Steamed BBQ Pork Buns
Ok, chowfriends, here's what I have a hankering for:
The steamed buns that are filled with barbeque pork (and other assorted things) in a sweet red sauce that are served at Chinese dim sum. The buns are white and doughy, and usually have a crosshatch at the top. They are not the buns that are filled with the gray colored pork, and have been toasted on top.
I have looked everywhere for a version of these to eat at home - from Maria's chinese bakery in Rockville to Daruma (Japanese, I know, but they stock Chinese goods) to no avail.
Perhaps I need to know the term of art? Please advise.
These are the pork buns (cha siew bao) which are traditionally served in dim sum places. The bakeries like Maria's will have the baked version which have a brown crust. You can buy frozen ones in places like Kam Sam or Maxim, but the ones we usually get are vegetarian but taste very close to the authentic.
Char shiu (roast pork) bow or bao (bun)--seen in freezer cases at Lotte Plaza (which has a Rockville location) and possibly at Hanh Ah Rheum (unsure spelling), both being pan-Asian supermarket chains. Carry out Saturday and Sunday from dim sum service at New Fortune on Rockville Pike, Hollywood East and Good Fortune on University in Wheaton.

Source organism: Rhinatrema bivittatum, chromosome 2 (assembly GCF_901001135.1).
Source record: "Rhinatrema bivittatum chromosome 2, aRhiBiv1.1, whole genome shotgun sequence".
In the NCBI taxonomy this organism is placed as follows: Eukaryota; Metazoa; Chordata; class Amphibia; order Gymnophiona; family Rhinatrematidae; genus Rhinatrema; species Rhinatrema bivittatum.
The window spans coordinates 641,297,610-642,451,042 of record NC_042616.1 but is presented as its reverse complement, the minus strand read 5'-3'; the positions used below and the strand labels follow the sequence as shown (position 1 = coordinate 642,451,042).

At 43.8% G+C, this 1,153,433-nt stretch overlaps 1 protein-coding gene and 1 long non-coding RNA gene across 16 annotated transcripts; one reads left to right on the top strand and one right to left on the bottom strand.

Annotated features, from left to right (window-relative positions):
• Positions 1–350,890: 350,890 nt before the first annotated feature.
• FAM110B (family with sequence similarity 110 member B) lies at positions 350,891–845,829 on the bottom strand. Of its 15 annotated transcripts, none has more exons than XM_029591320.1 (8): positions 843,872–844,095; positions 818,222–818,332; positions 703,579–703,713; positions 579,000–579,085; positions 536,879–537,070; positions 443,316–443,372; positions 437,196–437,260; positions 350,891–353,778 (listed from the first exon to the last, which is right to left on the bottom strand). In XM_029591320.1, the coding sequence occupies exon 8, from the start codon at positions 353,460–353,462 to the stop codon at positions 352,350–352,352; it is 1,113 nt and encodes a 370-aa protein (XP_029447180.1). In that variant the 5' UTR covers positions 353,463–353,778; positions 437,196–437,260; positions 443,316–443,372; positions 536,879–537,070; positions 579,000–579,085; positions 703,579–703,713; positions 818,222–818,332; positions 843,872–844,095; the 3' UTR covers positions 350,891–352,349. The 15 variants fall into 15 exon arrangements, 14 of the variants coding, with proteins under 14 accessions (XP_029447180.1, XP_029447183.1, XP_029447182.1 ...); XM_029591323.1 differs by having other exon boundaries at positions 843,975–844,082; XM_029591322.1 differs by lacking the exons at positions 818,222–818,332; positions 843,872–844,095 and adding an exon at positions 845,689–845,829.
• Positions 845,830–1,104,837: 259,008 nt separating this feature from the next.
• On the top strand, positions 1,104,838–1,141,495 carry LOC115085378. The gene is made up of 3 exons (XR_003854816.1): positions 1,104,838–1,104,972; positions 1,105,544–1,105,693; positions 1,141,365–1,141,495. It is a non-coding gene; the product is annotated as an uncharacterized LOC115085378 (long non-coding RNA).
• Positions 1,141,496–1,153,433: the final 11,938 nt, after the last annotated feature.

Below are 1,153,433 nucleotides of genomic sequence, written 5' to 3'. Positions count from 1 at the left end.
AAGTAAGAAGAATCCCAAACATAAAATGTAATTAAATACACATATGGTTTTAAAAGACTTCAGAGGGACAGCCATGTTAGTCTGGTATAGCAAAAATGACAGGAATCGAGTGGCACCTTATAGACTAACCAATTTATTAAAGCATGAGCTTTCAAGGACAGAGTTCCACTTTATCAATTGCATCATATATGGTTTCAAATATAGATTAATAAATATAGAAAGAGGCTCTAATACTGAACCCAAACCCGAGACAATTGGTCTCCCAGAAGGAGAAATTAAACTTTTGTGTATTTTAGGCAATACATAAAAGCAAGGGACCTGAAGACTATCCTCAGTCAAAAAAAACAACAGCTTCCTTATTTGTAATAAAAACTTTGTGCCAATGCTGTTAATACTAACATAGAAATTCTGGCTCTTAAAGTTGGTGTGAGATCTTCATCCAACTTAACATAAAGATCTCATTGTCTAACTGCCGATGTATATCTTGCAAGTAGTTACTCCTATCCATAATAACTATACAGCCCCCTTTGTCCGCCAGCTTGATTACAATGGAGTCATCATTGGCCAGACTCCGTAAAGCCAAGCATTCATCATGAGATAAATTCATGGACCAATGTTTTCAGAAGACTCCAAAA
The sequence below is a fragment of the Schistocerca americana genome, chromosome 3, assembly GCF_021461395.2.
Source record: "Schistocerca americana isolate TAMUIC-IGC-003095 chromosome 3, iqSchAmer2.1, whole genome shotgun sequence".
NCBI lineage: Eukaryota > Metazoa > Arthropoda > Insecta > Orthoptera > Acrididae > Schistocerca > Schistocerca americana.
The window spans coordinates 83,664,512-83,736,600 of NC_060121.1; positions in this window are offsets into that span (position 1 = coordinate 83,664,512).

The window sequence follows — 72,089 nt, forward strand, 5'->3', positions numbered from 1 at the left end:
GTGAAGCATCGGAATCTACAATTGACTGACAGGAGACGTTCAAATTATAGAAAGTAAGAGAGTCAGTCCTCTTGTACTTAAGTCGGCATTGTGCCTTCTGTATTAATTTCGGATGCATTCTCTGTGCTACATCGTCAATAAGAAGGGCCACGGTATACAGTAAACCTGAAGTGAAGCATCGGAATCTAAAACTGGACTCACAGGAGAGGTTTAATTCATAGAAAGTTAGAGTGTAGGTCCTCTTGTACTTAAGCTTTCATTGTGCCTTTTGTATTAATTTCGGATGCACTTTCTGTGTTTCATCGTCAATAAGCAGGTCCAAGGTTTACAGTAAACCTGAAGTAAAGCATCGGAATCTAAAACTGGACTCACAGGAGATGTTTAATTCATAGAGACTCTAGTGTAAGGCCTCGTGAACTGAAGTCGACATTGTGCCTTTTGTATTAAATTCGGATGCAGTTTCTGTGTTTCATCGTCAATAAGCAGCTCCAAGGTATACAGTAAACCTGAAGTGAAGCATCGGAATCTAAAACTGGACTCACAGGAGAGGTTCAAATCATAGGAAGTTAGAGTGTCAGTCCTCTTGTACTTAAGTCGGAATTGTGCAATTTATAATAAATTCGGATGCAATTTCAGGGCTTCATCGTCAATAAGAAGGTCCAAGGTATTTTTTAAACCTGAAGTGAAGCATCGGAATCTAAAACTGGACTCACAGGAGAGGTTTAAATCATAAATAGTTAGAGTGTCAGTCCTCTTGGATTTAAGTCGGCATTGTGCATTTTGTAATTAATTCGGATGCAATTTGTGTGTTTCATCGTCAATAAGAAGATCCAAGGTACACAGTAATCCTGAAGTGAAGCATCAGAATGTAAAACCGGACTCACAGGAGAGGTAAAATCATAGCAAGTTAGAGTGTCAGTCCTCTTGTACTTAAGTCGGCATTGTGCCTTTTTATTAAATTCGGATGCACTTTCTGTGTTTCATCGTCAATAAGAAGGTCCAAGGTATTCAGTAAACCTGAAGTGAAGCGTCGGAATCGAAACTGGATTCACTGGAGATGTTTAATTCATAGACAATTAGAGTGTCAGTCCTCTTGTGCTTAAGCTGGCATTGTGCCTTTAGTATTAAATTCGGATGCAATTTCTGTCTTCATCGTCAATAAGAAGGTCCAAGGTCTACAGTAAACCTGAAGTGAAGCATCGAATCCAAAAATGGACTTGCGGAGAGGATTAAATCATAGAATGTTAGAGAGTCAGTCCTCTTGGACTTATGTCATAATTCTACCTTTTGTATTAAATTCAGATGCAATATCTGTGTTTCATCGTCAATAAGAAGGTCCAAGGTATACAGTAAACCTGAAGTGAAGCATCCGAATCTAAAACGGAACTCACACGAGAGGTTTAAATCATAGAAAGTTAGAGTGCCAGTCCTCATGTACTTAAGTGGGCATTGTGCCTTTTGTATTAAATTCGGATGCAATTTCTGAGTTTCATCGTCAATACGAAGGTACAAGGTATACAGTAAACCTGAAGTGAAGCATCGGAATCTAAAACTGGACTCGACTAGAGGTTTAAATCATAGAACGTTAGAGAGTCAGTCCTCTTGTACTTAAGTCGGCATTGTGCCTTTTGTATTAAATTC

I hope by 'assorted other things', you weren't referring to cardboard...
BEIJING, July 12 (UPI) -- A dim-sum restaurant in Beijing allegedly sold buns stuffed with a cardboard treated with caustic soda and flavored with pork fat.
Authorities in the Chinese capital closed the shop after a television program reported on the unusual and possibly dangerous filling, The Beijing Times reported. The owner allegedly decided to cheat his customers as pork prices rose and reportedly said that he was saving $132 a day.
The owner allegedly used a prep kitchen some distance from his shop to prepare the buns so customers wouldn't realize what they were purchasing. According to the television program, the filling was prepared by soaking cardboard in water and caustic soda to make it look like pork and then adding pork flavor and fat.
I was out shopping this afternoon and saw that Maxim Gourmet Oriental Market in Rockville, MD has fresh "char siu bao" in their prepped food section (warmed and refrigerated). I can't attest to the taste/quality but figure it's probably not too bad. I think many of the local Chinese markets have similar offerings if they have a prepared food section. Maxim is located at 460 Hungerford Drive.
As for the frozen variety, I've found that most taste pretty good but the dough can get a bit dry sometimes since they've been frozen and the size of the buns tend to be smaller (of course, this can be resolved by just eating another 1 or 2).
I would go to the Great Wall in Falls Church. They have a few isles dedicated to Dim Sum. They have buns of all different varieties and sizes and you will pay a fraction of what it costs at a dim sum restaurant. They also have some of the best produce and seafood around.
http://www.greatwallsupermarket.com/ the website is if chinese, but if you click around you can find the address.